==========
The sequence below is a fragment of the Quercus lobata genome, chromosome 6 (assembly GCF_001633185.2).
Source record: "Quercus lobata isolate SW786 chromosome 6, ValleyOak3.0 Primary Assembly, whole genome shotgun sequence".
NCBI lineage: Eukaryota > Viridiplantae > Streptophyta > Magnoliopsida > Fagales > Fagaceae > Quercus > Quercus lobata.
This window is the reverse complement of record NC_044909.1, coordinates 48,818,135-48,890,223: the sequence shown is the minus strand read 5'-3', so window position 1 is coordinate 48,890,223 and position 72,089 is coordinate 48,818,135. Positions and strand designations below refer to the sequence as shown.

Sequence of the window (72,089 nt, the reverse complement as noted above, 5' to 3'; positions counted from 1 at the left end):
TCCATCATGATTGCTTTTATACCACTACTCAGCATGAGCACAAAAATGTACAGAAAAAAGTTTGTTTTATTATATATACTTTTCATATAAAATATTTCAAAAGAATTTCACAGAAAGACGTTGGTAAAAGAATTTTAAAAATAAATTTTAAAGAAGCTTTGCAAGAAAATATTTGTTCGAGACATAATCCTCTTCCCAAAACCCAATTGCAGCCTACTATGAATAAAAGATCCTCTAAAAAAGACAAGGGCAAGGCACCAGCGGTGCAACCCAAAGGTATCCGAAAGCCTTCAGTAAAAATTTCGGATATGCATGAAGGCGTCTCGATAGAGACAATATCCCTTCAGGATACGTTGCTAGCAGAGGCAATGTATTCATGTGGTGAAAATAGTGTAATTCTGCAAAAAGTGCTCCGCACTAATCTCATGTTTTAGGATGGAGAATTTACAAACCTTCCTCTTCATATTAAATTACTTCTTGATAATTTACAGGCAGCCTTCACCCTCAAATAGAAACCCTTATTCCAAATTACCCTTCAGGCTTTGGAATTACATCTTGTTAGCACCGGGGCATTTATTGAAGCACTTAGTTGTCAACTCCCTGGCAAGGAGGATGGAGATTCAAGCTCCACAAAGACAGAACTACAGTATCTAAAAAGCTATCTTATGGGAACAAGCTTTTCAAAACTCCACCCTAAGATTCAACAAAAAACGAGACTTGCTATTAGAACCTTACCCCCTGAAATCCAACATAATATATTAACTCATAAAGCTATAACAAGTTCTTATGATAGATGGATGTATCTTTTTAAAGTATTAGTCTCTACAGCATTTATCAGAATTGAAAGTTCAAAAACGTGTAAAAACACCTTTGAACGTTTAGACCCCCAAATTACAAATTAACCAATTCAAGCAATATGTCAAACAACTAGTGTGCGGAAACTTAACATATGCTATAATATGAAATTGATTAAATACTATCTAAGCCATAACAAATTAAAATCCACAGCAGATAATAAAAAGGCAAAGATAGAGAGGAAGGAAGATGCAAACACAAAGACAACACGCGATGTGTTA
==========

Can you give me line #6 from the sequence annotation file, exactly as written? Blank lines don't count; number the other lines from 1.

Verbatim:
TCCATCATGATTGCTTTTATACCACTACTCAGCATGAGCACAAAAATGTACAGAAAAAAGTTTGTTTTATTATATATACTTTTCATATAAAATATTTCAAAAGAATTTCACAGAAAGACGTTGGTAAAAGAATTTTAAAAATAAATTTTAAAGAAGCTTTGCAAGAAAATATTTGTTCGAGACATAATCCTCTTCCCAAAACCCAATTGCAGCCTACTATGAATAAAAGATCCTCTAAAAAAGACAAGGGCAAGGCACCAGCGGTGCAACCCAAAGGTATCCGAAAGCCTTCAGTAAAAATTTCGGATATGCATGAAGGCGTCTCGATAGAGACAATATCCCTTCAGGATACGTTGCTAGCAGAGGCAATGTATTCATGTGGTGAAAATAGTGTAATTCTGCAAAAAGTGCTCCGCACTAATCTCATGTTTTAGGATGGAGAATTTACAAACCTTCCTCTTCATATTAAATTACTTCTTGATAATTTACAGGCAGCCTTCACCCTCAAATAGAAACCCTTATTCCAAATTACCCTTCAGGCTTTGGAATTACATCTTGTTAGCACCGGGGCATTTATTGAAGCACTTAGTTGTCAACTCCCTGGCAAGGAGGATGGAGATTCAAGCTCCACAAAGACAGAACTACAGTATCTAAAAAGCTATCTTATGGGAACAAGCTTTTCAAAACTCCACCCTAAGATTCAACAAAAAACGAGACTTGCTATTAGAACCTTACCCCCTGAAATCCAACATAATATATTAACTCATAAAGCTATAACAAGTTCTTATGATAGATGGATGTATCTTTTTAAAGTATTAGTCTCTACAGCATTTATCAGAATTGAAAGTTCAAAAACGTGTAAAAACACCTTTGAACGTTTAGACCCCCAAATTACAAATTAACCAATTCAAGCAATATGTCAAACAACTAGTGTGCGGAAACTTAACATATGCTATAATATGAAATTGATTAAATACTATCTAAGCCATAACAAATTAAAATCCACAGCAGATAATAAAAAGGCAAAGATAGAGAGGAAGGAAGATGCAAACACAAAGACAACACGCGATGTGTTA